by Tim Melvin | September 25, 2013 12:13 pm
As a long-term investor specializing in undervalued securities, I spend a lot of my time searching for the perfect stock. But my definition of “perfect stocks” may not be obvious.
Most people think a perfect stock is going up a lot right now; those tend to be the popular issues like Facebook (FB) and Amazon (AMZN). Because of their rapid ascent, those stocks are too richly priced for my taste.
My definition of a perfect stock is lifted from a presentation done by legendary investor Walter Schloss a few years back. A perfect stock is one that trades below book value, is profitable and has a manageable amount of debt on the balance sheet. The company also has enough insider ownership for the officers and directors to have a long-term vested interest in a higher stock price. As a final qualifier, I need for the company to pay a dividend. It doesn’t have to be much, but there needs to be some level of shareholder payout.
Most of the stocks on the list right now are smaller banks. I am fine with this outcome — I continue to think small banks are the single best sector for long-term investors right now — but it also makes a statement about current valuation levels of the over stock market. This screen usually produces a 100 or so candidates; right now the total output is less than 30 names. (I will add that paucity to my growing collection of stock market red flags.)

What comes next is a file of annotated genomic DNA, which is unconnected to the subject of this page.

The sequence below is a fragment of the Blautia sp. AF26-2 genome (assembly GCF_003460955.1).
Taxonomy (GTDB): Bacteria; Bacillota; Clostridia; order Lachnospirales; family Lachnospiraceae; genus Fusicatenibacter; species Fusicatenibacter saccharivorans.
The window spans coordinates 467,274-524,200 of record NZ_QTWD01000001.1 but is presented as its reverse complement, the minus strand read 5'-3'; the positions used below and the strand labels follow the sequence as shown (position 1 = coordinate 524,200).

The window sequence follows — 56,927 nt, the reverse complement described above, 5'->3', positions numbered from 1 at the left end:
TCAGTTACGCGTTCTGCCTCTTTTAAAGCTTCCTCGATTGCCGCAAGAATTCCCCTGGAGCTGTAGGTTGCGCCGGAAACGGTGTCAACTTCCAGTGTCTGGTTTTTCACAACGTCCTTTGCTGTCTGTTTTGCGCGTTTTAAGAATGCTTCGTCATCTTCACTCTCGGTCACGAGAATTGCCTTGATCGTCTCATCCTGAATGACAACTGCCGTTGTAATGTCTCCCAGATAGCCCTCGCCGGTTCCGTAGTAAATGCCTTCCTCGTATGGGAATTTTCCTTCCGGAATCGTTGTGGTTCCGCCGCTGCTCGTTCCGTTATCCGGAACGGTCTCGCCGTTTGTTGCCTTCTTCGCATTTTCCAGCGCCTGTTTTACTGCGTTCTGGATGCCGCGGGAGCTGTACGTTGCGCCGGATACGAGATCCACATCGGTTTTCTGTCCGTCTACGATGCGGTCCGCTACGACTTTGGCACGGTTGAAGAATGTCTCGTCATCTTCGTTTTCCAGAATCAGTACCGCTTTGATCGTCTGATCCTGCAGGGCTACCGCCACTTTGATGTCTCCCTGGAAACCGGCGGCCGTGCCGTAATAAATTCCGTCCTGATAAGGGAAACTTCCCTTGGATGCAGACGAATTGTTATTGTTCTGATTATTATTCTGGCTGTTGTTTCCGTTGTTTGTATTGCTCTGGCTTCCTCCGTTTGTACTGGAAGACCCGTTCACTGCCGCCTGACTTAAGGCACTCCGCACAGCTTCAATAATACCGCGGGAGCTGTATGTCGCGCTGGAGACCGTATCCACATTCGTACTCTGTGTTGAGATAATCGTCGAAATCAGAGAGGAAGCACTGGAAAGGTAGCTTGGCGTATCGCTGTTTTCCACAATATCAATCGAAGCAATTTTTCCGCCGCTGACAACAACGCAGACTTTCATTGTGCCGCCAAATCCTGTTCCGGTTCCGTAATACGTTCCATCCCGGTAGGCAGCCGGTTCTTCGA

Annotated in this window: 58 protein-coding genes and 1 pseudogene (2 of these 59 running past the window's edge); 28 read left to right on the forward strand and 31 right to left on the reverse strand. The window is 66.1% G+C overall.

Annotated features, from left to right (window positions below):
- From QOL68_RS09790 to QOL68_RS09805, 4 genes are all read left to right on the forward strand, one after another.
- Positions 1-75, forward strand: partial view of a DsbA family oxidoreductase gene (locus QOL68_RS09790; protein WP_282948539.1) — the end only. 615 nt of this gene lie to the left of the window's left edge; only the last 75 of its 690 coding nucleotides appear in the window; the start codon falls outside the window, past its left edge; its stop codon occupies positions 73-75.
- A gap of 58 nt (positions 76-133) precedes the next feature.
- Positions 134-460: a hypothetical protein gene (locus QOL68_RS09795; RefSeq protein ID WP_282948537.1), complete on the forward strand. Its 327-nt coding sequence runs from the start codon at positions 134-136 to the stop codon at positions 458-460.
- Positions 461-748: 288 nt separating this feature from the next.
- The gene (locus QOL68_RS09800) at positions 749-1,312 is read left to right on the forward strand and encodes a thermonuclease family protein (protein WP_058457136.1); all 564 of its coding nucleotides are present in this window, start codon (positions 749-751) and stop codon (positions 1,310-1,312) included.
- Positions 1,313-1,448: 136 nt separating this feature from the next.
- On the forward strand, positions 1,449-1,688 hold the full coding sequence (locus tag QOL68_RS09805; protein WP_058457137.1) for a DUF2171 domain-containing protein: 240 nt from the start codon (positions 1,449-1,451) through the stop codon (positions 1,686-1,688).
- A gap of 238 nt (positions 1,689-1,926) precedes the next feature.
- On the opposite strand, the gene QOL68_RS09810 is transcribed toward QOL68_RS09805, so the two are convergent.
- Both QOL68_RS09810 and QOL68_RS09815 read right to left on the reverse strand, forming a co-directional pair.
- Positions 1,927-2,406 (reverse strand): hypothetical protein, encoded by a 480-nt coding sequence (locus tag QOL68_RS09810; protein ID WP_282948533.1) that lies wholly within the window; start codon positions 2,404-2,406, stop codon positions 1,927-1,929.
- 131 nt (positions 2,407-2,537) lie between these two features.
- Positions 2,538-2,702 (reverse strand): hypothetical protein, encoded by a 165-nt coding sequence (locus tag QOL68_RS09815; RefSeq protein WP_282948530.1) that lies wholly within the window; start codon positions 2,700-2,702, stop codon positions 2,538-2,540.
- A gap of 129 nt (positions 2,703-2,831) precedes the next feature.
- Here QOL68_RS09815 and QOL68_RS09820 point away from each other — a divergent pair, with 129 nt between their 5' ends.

MutualFirst Financial (MFSF) makes the list, trading at 80% of book value and yielding 1.61%. The bank has total assets of about $1.4 billion and is located in Muncie, Ind. Like a lot of small banks today, the story here is one of steady credit improvement and compressed net interest margins. It is one of many smaller institutions that I think will eventually be taken over; the current regulatory climate simply does not favor little banks. Insiders own about 10% of the stock, so they are invested in the idea of a much higher stock price.
One of the more interesting nonbank stocks on the list is International Shipholding (ISH). The company operates a fleet of U.S. and International flag vessels that provide transportation services to commercial and governmental customers, primarily under medium- to long-term charters. The fleet is widely diversified and includes several U.S.-flagged vessels that can carry freight from port to port inside the United States. The shipping industry is starting to recover, and this stock is very cheap at 80% of tangible book value. Insiders own 10% of the company and have done a good job of navigating the turbulent economy. The stock yield 3.8% at this level, so you’re getting paid to wait for the stock price to move higher.
Perfect stocks are best for patient, long-term investors — but they usually end up giving you a return that is multiples of your purchase price instead of just percentages.
At the time of publication, Melvin was long ISH and MFSF.
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